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Monitoring my home's air quality (CO2, PM2.5, Temp/Humidity) with AirGradient's DIY sensor

A few months ago, I found this Hacker News post about the AirGradient DIY Air Quality Monitor. I had already been considering buying an AirThings Wave Plus sensor to monitor my home's CO2 levels, but the high price and limited 'ownership' of the data coming from it turned me off.

AirGradient DIY Air Quality Sensor - Focus Stacked by Jeff Geerling

So I built two AirGradient DIY air quality monitor boards (see above), and integrated them into my Prometheus + Grafana home monitoring setup I've been using to monitor other things in my house:

AirGradient DIY Grafana Dashboard for CO2 PM2.5 Temperature Humidity monitoring

Review: Sennheiser MKE 200 supercardioid on-camera mic

Sennheiser MKE 200 mini shotgun microphone

The Sennheiser MKE 200 is a compact shotgun microphone, and it's a small and cheap way to improve the sound you get for vlogging, or b-roll footage over the built in mic on your camera or phone.

I bought this microphone for use making my YouTube videos, and I'm not getting any compensation for this review. I just wanted to see if it would be a good 'run and gun' mic for some of my work, and to share my thoughts here.

After using it for a few weeks, I'm happy with the mic, but it didn't blow me away.

There are three things to consider with the MKE 200: size, price, and performance.

I hope you're most interested because of the size and price. I hate to be the bearer of bad news, but if you're main interest is performance, you'll need to increase your budget and the size of your equipment carrying case—and maybe hire a boom operator!

Microphones and physics

Why is that?

Time Card and PTP on a Raspberry Pi Compute Module 4

Ahmad Byagowi, the project lead for Open Compute Project's Time Appliance, reached out to me a couple weeks ago and asked if I'd be willing to test the new Time Card Facebook had announced in mid-August on a Raspberry Pi Compute Module 4. Since I have a sort of obsession with plugging anything and everything into a Pi to see what works and what doesn't, I took him up on the offer.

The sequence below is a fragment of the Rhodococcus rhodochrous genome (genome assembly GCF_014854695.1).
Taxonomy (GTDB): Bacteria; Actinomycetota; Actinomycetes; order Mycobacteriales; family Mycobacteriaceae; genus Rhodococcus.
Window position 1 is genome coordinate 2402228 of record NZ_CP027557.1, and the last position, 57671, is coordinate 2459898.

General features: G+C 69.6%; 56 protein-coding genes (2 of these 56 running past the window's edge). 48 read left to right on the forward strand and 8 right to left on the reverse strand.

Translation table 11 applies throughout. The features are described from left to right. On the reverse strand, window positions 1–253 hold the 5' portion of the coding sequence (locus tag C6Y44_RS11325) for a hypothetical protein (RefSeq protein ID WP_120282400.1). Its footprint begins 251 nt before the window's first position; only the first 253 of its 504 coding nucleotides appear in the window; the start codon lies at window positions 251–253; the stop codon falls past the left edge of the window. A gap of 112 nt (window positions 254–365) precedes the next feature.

The official specs had PCI Express Gen 3 on a x4 slot as a requirement, but it seems the Gen 3 designation is a little loose—the card and its driver should work fine on an older Gen 2 bus—like the one the Raspberry Pi Compute Module 4 exposes if you use the official IO Board:

Raspberry Pi Compute Module 4 IO Board PCI Express Slot

The slot is x1, but you can plug in any width card using an adapter like this one or by hacking an open end into it with a razor saw or dremel tool.

Modeling my Grandpa with 3D Photogrammetry

Today I released a video about how—and why—I 3D Printed my Grandpa and put him on my bottle of ketchup. Watch it here.

I sculpted a bust of my Grandpa in high school, gave it to my grandparents, got it back after he died and my Grandma moved out of her house (I wrote a tribute to my 'Grandpa Charlie'), and I kept on moving it around my office because I didn't have room for it:

Grandpa bust - terracotta by Jeff Geerling in 2001 - original statue
Grandpa by Jeff Geerling, terracotta, 2001.

I decided it had to go, but asked my extended family if anyone wanted the statue (thinking it would be sad to destroy it). One enterprising cousin suggested he could 'copy' the statue in smaller form using photogrammetry:

I made a custom ceiling mount for my camera

I shoot the 'A-roll' for my YouTube videos with a Sony a6000 and a small Glide Gear TMP 75 smartphone teleprompter:

Tripod setup with teleprompter and Sony a6000

Until recently, I had these mounted on a tripod just off the back corner of my desk:

Tripod in the way

Some people mount semi-permanent camera rigs on a pole on their desks (example), but my adjustable-height desk (by UPLIFT) is not rock solid, so sometimes when I'm typing or accidentally bump the desk, anything mounted to the desktop wobbles.

For lights, monitors, etc., a little wobble isn't a problem. But even with image stabilization in my camera, the wobble becomes noticeable if I have the camera physically attached to my desk.

Why build a Raspberry Pi Cluster?

Raspberry Pi Cluster next to a banana for scale

After I posted my Raspberry Pi Blade server video last week, lots of commenters asked what you'd do with a Pi cluster. Many asked out of curiosity, while others seemed to shudder at the very idea of a Pi cluster, because obviously a cheap PC would perform better... right?

Before we go any further, I'd say probably 90 percent of my readers shouldn't build a Pi cluster.

But some of you should. Why?

Well, the first thing I have to clear up is what a Pi cluster isn't.

Note: This blog post corresponds to my YouTube video of the same name: Why would you build a Raspberry Pi Cluster?. Go watch the video on YouTube if you'd rather watch the video instead of reading this post!